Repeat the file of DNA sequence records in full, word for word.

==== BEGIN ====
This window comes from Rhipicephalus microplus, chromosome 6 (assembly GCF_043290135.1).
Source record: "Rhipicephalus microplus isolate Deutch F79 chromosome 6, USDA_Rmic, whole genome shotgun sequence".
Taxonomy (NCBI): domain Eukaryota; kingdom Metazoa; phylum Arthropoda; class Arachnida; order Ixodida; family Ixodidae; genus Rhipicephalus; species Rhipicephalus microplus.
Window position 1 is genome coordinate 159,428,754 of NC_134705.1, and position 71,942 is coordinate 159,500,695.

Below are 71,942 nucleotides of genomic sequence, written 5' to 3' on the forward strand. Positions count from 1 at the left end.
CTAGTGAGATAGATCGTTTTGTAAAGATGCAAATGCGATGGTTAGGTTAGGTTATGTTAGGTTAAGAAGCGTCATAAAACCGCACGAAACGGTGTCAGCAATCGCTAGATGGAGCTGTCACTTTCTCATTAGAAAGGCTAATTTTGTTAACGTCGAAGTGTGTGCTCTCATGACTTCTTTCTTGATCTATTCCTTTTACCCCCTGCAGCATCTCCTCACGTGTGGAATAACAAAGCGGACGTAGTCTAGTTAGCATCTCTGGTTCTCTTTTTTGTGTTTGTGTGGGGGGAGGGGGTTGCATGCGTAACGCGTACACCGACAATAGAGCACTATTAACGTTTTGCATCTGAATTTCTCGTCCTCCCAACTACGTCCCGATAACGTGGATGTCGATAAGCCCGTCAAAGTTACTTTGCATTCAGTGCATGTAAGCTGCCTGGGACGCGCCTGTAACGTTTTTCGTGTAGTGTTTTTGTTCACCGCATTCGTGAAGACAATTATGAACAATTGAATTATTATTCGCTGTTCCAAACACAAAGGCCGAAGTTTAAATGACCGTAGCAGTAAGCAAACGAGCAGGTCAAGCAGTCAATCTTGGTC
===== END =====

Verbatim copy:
This window comes from Rhipicephalus microplus, chromosome 6 (assembly GCF_043290135.1).
Source record: "Rhipicephalus microplus isolate Deutch F79 chromosome 6, USDA_Rmic, whole genome shotgun sequence".
Taxonomy (NCBI): domain Eukaryota; kingdom Metazoa; phylum Arthropoda; class Arachnida; order Ixodida; family Ixodidae; genus Rhipicephalus; species Rhipicephalus microplus.
Window position 1 is genome coordinate 159,428,754 of NC_134705.1, and position 71,942 is coordinate 159,500,695.

Below are 71,942 nucleotides of genomic sequence, written 5' to 3' on the forward strand. Positions count from 1 at the left end.
CTAGTGAGATAGATCGTTTTGTAAAGATGCAAATGCGATGGTTAGGTTAGGTTATGTTAGGTTAAGAAGCGTCATAAAACCGCACGAAACGGTGTCAGCAATCGCTAGATGGAGCTGTCACTTTCTCATTAGAAAGGCTAATTTTGTTAACGTCGAAGTGTGTGCTCTCATGACTTCTTTCTTGATCTATTCCTTTTACCCCCTGCAGCATCTCCTCACGTGTGGAATAACAAAGCGGACGTAGTCTAGTTAGCATCTCTGGTTCTCTTTTTTGTGTTTGTGTGGGGGGAGGGGGTTGCATGCGTAACGCGTACACCGACAATAGAGCACTATTAACGTTTTGCATCTGAATTTCTCGTCCTCCCAACTACGTCCCGATAACGTGGATGTCGATAAGCCCGTCAAAGTTACTTTGCATTCAGTGCATGTAAGCTGCCTGGGACGCGCCTGTAACGTTTTTCGTGTAGTGTTTTTGTTCACCGCATTCGTGAAGACAATTATGAACAATTGAATTATTATTCGCTGTTCCAAACACAAAGGCCGAAGTTTAAATGACCGTAGCAGTAAGCAAACGAGCAGGTCAAGCAGTCAATCTTGGTC